Shares in EMI, the world's third biggest music company, have tumbled nearly 10% after it warned that sales were likely to continue falling this year.
Can Robbie save EMI?
The fall came despite a rise in profits after a major cost-cutting programme at the group enabled it to offset a fall in music sales.
Total sales at the EMI group - whose artists include Robbie Williams, Kylie Minogue, Coldplay and Radiohead - fell 11% to £2.2bn, with sales of recorded music dropping by a worse-than-expected 12.6%.
But the company was able to report a rise in adjusted pre-tax profits excluding one-off items to £177.3m ($290.2m), from £153.3m last year.
Including one-off items, such as the sale of its stake in the HMV music stores, pre-tax profits were £319.3m.
"We had piracy in all its forms, which was probably the biggest single contributor to market decline," said chairman Eric Nicoli.
And EMI said it expected recorded music sales would fall by a further 5-8% this year as the illegal copying of music spreads.
EMI shares finished the day down 13 pence, or 9.6%, at 122p.
As well as piracy, the music industry as whole has been hit by the economic slowdown and competition from other leisure goods such as video games.
EMI has taken drastic action to cope with the downturn, cutting 1,900 jobs and dropping 400 acts from its roster last year.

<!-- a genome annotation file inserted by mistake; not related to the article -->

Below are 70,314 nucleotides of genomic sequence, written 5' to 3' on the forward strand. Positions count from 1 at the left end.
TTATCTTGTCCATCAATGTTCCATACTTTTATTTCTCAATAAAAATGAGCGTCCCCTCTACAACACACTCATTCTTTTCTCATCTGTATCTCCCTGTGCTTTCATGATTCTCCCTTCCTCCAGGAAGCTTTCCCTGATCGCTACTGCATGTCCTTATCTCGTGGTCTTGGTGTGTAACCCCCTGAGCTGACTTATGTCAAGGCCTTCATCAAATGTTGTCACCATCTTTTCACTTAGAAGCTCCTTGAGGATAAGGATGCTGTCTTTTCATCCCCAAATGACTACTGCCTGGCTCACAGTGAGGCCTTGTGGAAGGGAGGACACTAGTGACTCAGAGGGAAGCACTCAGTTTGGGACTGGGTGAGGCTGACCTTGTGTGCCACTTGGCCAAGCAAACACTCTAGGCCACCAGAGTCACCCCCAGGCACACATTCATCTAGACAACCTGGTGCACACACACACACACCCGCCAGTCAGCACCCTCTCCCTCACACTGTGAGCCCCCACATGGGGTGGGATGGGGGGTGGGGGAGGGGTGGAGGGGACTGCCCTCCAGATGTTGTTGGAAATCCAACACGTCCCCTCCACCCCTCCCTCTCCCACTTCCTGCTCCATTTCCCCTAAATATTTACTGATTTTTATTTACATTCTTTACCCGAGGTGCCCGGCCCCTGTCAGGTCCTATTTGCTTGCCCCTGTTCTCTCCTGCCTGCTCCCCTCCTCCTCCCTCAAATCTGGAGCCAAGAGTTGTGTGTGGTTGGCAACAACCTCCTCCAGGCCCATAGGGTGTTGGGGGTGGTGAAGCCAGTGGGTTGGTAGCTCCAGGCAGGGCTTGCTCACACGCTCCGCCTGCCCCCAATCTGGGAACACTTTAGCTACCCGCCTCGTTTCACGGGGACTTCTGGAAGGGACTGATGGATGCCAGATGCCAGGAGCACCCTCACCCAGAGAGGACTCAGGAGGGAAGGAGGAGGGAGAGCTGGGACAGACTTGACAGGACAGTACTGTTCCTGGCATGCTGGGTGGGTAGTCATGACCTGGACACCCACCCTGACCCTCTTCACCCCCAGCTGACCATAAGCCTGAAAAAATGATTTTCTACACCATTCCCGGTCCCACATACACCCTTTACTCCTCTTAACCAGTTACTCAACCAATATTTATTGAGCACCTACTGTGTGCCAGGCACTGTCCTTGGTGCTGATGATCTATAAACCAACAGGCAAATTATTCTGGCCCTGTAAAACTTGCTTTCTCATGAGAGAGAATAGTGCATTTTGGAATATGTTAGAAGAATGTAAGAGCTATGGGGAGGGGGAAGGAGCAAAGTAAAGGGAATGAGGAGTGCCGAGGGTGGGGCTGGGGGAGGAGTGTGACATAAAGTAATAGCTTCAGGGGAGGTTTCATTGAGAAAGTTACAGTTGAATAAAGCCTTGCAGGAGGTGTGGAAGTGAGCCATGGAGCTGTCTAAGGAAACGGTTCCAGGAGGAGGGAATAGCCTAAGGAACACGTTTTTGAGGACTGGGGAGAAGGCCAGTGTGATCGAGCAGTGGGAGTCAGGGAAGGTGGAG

Norah Jones' album has been a highlight for EMI
There was some glimmer of light from the US, where EMI made a profit after five years of losses.
Best performing albums included the debut album from Norah Jones 'Come Away With Me' which has now sold 13 million copies.
Coldplay's album 'A Rush of Blood to the Head' sold six million, while a Rolling Stones greatest hits album sold five million copies.
Robbie to the rescue?
One of EMI's biggest deals last year was the re-signing of Robbie Williams.
But while his last album Escapology has sold six million copies outside the US, only 150,000 copies have been shipped to the US market.
EMI said it was confident he would break the crucial US market in the long run.
"It's about slowly moving Robbie into the consciousness of the American people," said chief financial officer Roger Faxon.
"While Robbie is a superstar in the rest of the world, he's not that in America, but we expect in due course that he will be."
There has been persistent speculation about EMI's future, and it has been linked with possible mergers with Warner Music and Bertlesmann's BMG.
But recent reports have suggesting that Time Warner and BMG are mulling a merger themselves, raising fears that EMI could be left behind.
Mr Nicoli refused to be drawn on the issue.
"We think we will make progress with or without participation in industry consolidation," he said.
"Beyond that I have no intention of fuelling speculation."
But the lack of comment failed to quell analysts' concerns.
"If EMI had said it wanted to be part of the last round of consolidation and didn't want to miss out on critical mass and cost savings, we could have seen its shares up by an equal amount," said Simon Baker, analyst at SG Securities.